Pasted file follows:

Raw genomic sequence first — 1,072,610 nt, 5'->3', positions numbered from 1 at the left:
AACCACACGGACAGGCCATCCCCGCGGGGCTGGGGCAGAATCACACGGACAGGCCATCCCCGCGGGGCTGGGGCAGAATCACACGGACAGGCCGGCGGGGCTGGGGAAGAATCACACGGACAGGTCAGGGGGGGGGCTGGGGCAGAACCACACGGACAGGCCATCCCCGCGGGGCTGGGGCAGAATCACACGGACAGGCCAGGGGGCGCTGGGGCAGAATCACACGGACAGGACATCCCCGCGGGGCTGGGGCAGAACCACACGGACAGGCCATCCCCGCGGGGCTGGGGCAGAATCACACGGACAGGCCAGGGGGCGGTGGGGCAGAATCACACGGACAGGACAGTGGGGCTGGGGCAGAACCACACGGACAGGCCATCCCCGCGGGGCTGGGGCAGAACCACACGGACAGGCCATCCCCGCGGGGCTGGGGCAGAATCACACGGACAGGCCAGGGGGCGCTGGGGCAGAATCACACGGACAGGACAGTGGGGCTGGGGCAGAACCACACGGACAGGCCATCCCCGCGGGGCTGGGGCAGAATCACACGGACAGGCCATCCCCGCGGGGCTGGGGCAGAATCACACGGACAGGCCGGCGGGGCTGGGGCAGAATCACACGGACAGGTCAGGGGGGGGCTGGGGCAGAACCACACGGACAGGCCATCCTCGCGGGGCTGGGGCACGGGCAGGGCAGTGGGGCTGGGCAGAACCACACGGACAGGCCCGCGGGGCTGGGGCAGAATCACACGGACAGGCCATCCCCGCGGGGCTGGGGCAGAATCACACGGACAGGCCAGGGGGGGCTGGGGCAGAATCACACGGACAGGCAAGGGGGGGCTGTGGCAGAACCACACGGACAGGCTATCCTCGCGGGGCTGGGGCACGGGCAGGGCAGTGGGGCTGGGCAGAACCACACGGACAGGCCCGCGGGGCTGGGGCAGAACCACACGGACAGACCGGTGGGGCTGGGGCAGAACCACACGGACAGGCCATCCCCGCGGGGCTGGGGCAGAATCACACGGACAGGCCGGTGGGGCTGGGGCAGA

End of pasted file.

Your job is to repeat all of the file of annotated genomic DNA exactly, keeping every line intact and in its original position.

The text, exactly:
Raw genomic sequence first — 1,072,610 nt, 5'->3', positions numbered from 1 at the left:
AACCACACGGACAGGCCATCCCCGCGGGGCTGGGGCAGAATCACACGGACAGGCCATCCCCGCGGGGCTGGGGCAGAATCACACGGACAGGCCGGCGGGGCTGGGGAAGAATCACACGGACAGGTCAGGGGGGGGGCTGGGGCAGAACCACACGGACAGGCCATCCCCGCGGGGCTGGGGCAGAATCACACGGACAGGCCAGGGGGCGCTGGGGCAGAATCACACGGACAGGACATCCCCGCGGGGCTGGGGCAGAACCACACGGACAGGCCATCCCCGCGGGGCTGGGGCAGAATCACACGGACAGGCCAGGGGGCGGTGGGGCAGAATCACACGGACAGGACAGTGGGGCTGGGGCAGAACCACACGGACAGGCCATCCCCGCGGGGCTGGGGCAGAACCACACGGACAGGCCATCCCCGCGGGGCTGGGGCAGAATCACACGGACAGGCCAGGGGGCGCTGGGGCAGAATCACACGGACAGGACAGTGGGGCTGGGGCAGAACCACACGGACAGGCCATCCCCGCGGGGCTGGGGCAGAATCACACGGACAGGCCATCCCCGCGGGGCTGGGGCAGAATCACACGGACAGGCCGGCGGGGCTGGGGCAGAATCACACGGACAGGTCAGGGGGGGGCTGGGGCAGAACCACACGGACAGGCCATCCTCGCGGGGCTGGGGCACGGGCAGGGCAGTGGGGCTGGGCAGAACCACACGGACAGGCCCGCGGGGCTGGGGCAGAATCACACGGACAGGCCATCCCCGCGGGGCTGGGGCAGAATCACACGGACAGGCCAGGGGGGGCTGGGGCAGAATCACACGGACAGGCAAGGGGGGGCTGTGGCAGAACCACACGGACAGGCTATCCTCGCGGGGCTGGGGCACGGGCAGGGCAGTGGGGCTGGGCAGAACCACACGGACAGGCCCGCGGGGCTGGGGCAGAACCACACGGACAGACCGGTGGGGCTGGGGCAGAACCACACGGACAGGCCATCCCCGCGGGGCTGGGGCAGAATCACACGGACAGGCCGGTGGGGCTGGGGCAGA